- Posted September 28, 2021
Osteoporosis Drug May Keep Type 2 Diabetes at Bay
A drug widely used to treat osteoporosis might reduce the risk of type 2 diabetes, a new study suggests.
Taking the drug alendronate (Fosamax) for at least eight years could potentially reduce a person's risk of type 2 diabetes by more than half, compared to people never prescribed the drug, according to findings presented Sunday at the annual meeting of the European Association for the Study of Diabetes.
The study, by Rikke Viggers of Aalborg University Hospital in Denmark and colleagues, provides more insight into the links between osteoporosis and type 2 diabetes, although experts caution against using alendronate as a diabetes medication until more is known.
"I'm a little hesitant to get all excited about the notion this may be a preventive drug," said Dr. Kendall Moseley, medical director of the Johns Hopkins Metabolic Bone & Osteoporosis Center, in Baltimore.
It has been known for decades that people with diabetes have a greater risk of bone fractures, the Danish research team behind the study said in background notes.
"Type 2 diabetes is associated with a higher risk of fracture, which is a bit of a surprise considering that individuals with diabetes typically have normal if not elevated bone density," said Moseley, who wasn't involved in the study. "Traditional screening methods don't pick up the risk for fracture" in diabetes patients.
Recent animal studies have suggested that the way osteoporosis drugs affect bone cells might also influence the body's ability to regulate blood sugar levels, the researchers said.
So the research team identified more than 163,000 people diagnosed with type 2 diabetes in Denmark between 2008 and 2018, and compared them with more than 490,000 people without diabetes.
Prescription records showed which of the people tracked in the study had ever taken alendronate, which is one of the oldest drugs on the market for treating osteoporosis, Moseley said.
Alendronate belongs to a class of drugs called bisphosphonates, which prevent your bones from losing calcium and other minerals by slowing the natural processes that dissolve older bone tissue.
People who took alendronate for eight years or more had a 53% lower risk of developing diabetes, compared to those who'd never tried the drug, the researchers found.
The investigators also discovered that the longer someone took alendronate, the lower their odds of developing diabetes.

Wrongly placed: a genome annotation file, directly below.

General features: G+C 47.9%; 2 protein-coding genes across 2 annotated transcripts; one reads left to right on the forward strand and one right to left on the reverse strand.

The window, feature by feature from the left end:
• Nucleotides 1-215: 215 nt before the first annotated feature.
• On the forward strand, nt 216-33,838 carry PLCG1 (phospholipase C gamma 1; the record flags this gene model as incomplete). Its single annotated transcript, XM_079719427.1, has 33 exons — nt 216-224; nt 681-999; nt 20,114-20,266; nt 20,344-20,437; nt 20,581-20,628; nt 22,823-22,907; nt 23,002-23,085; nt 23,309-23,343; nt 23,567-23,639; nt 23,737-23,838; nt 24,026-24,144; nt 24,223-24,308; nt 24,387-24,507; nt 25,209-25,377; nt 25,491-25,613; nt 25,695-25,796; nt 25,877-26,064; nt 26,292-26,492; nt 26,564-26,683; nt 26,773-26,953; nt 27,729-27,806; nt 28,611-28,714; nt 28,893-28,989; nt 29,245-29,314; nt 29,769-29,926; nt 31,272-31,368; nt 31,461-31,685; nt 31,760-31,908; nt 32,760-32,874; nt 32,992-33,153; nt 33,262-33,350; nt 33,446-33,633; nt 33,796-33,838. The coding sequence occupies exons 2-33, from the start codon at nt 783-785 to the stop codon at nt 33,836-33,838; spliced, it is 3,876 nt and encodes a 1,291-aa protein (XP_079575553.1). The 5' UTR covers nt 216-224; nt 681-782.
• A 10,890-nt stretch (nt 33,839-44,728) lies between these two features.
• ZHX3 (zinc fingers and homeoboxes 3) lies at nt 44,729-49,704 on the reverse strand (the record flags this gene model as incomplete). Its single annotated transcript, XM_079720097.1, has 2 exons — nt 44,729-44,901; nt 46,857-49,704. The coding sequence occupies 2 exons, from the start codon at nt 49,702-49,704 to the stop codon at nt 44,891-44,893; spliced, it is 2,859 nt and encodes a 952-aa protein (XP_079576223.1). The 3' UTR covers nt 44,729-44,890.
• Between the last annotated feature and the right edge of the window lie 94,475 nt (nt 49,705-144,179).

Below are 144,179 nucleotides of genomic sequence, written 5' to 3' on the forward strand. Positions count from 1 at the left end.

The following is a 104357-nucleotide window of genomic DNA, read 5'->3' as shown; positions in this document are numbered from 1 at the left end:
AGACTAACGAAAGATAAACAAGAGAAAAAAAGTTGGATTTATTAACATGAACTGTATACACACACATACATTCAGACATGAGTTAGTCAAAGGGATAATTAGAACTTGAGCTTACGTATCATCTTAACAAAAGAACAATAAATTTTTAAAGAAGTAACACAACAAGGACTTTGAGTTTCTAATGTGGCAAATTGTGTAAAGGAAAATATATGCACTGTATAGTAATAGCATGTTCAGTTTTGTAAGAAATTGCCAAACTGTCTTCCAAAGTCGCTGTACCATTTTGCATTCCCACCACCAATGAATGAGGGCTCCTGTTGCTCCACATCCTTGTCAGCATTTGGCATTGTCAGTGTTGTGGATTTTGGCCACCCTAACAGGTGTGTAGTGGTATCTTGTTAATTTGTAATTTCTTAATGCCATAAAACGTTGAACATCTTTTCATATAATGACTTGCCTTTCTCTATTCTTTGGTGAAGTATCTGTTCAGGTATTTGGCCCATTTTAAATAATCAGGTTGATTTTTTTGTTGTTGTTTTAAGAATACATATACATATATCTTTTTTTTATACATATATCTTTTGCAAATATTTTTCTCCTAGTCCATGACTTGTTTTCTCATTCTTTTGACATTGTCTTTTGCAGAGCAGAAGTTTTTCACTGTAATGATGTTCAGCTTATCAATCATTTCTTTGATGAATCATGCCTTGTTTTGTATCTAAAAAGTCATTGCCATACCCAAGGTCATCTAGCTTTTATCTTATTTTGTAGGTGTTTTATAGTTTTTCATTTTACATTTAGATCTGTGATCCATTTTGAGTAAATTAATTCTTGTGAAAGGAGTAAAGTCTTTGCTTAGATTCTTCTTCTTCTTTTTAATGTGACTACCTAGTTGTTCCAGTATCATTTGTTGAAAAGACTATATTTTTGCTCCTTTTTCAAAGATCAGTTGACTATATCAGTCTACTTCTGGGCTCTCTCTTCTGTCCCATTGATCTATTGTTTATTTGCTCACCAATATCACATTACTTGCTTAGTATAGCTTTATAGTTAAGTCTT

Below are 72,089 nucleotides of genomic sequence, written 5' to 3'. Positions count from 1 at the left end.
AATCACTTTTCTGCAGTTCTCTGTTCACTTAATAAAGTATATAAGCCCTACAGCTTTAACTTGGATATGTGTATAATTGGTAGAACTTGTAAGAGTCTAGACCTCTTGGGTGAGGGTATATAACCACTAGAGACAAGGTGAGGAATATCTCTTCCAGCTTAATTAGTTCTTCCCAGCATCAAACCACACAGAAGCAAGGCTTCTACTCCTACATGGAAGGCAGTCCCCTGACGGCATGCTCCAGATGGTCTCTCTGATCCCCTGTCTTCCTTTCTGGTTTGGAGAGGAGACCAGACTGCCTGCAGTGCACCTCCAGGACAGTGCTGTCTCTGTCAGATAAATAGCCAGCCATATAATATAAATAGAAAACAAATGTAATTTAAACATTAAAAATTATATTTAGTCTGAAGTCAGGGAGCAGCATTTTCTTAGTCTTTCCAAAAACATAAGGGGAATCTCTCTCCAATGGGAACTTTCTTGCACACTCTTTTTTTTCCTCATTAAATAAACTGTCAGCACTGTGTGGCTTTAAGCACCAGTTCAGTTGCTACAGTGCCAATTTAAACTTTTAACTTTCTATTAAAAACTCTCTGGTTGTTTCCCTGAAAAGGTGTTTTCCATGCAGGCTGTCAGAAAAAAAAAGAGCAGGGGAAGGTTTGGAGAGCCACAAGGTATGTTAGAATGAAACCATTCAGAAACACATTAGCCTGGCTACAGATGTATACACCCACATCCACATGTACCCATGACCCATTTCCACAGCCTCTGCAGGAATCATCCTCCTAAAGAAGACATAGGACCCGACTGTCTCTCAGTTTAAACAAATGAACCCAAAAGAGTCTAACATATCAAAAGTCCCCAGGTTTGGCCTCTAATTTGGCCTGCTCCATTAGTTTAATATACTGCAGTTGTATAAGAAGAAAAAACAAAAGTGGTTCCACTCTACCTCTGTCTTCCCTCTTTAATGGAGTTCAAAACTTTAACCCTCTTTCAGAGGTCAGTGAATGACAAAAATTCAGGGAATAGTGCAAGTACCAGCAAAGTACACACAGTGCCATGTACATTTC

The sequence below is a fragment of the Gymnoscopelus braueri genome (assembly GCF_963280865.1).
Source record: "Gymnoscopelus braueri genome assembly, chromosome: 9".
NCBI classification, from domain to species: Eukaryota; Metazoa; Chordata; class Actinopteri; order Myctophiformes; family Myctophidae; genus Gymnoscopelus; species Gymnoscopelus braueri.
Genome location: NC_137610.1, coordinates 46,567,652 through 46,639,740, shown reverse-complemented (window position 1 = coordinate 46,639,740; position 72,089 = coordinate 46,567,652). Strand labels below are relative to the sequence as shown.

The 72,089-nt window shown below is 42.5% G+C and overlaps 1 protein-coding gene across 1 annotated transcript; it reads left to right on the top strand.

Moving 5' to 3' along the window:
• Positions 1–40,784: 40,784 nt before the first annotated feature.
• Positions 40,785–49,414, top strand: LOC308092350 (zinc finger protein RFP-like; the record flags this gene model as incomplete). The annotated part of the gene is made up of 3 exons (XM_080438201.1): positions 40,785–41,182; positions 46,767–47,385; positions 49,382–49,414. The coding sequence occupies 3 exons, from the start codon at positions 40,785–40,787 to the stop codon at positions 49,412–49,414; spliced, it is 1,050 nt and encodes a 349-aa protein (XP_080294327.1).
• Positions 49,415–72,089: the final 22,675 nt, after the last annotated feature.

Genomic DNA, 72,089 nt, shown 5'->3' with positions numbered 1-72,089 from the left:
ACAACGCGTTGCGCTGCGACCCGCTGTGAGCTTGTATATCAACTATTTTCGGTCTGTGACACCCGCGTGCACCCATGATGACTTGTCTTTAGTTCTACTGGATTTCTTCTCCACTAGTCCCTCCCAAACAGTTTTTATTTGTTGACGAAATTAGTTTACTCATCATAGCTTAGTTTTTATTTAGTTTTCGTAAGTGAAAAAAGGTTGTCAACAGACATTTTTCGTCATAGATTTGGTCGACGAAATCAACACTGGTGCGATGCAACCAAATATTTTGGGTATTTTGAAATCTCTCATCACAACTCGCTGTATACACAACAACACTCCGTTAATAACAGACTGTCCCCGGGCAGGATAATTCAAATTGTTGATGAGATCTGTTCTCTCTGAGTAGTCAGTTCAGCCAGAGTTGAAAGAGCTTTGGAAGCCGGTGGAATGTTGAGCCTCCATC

There are several reasons why a drug like alendronate might reduce a person's risk of diabetes.
The drug might reduce low-grade inflammation, which has been shown to contribute to insulin resistance, the study authors said.
There's also evidence that a substance known as undercarboxylated osteocalcin, which is produced by bone-creating cells called osteoblasts, might assist in the body's ability to regulate blood sugar, Moseley said.
"If the alendronate were promoting the release of undercarboxylated osteocalcin by the osteoblasts, would that maybe be the link between the alendronate and the reduced risk of diabetes?" Moseley said.
But the association might work in the other direction as well, since people with type 2 diabetes are more likely to suffer fractures, she noted.
"We know that bone metabolism in type 2 diabetes is disrupted," Moseley said. "Their bones are not as actively remodeling in diabetes. They're not breaking down as much. They're not building up as much. That might lead to bone fragility."
Experts said the study didn't seem to take into account some things that might help better explain the effect of alendronate on diabetes.
For example, the researchers didn't appear to take into account people's amount of exercise, which might better explain their reduced risk of diabetes than a bone drug, said Dr. Leila Khan, an endocrinologist with the Cleveland Clinic, in Ohio.
"It didn't seem like exercise was being tracked, so I wasn't sure if they necessarily had individuals who were already exercising more who may have had a lower incidence of diabetes more so from their physical activity for osteoporosis management rather than from the bisphosphonate drugs," Khan said.
The study materials also didn't seem to account for people's weight, which has a large bearing on diabetes risk, Moseley said.
"We know that thinner, more frail individuals are more likely to get osteoporosis, but we also know thinner people don't get diabetes as regularly," Moseley said. "When I look at the poster and the data that's presented, there's a lot of variables they looked at, but there's nothing in there about weight."
The researchers concluded that doctors should consider alendronate when prescribing osteoporosis drugs to people at high risk for type 2 diabetes.
But Moseley and Khan said it's too soon to make that judgment.
"More investigation is required," Moseley said.
Findings presented at medical meetings are considered preliminary until published in a peer-reviewed journal.
Johns Hopkins has more about bisphosphonates.
SOURCES: Kendall Moseley, MD, medical director, Johns Hopkins Metabolic Bone & Osteoporosis Center, Baltimore, Md.; Leila Khan, MD, endocrinologist, Cleveland Clinic, Ohio; European Association for the Study of Diabetes, Abstract, Sept. 27, 2021
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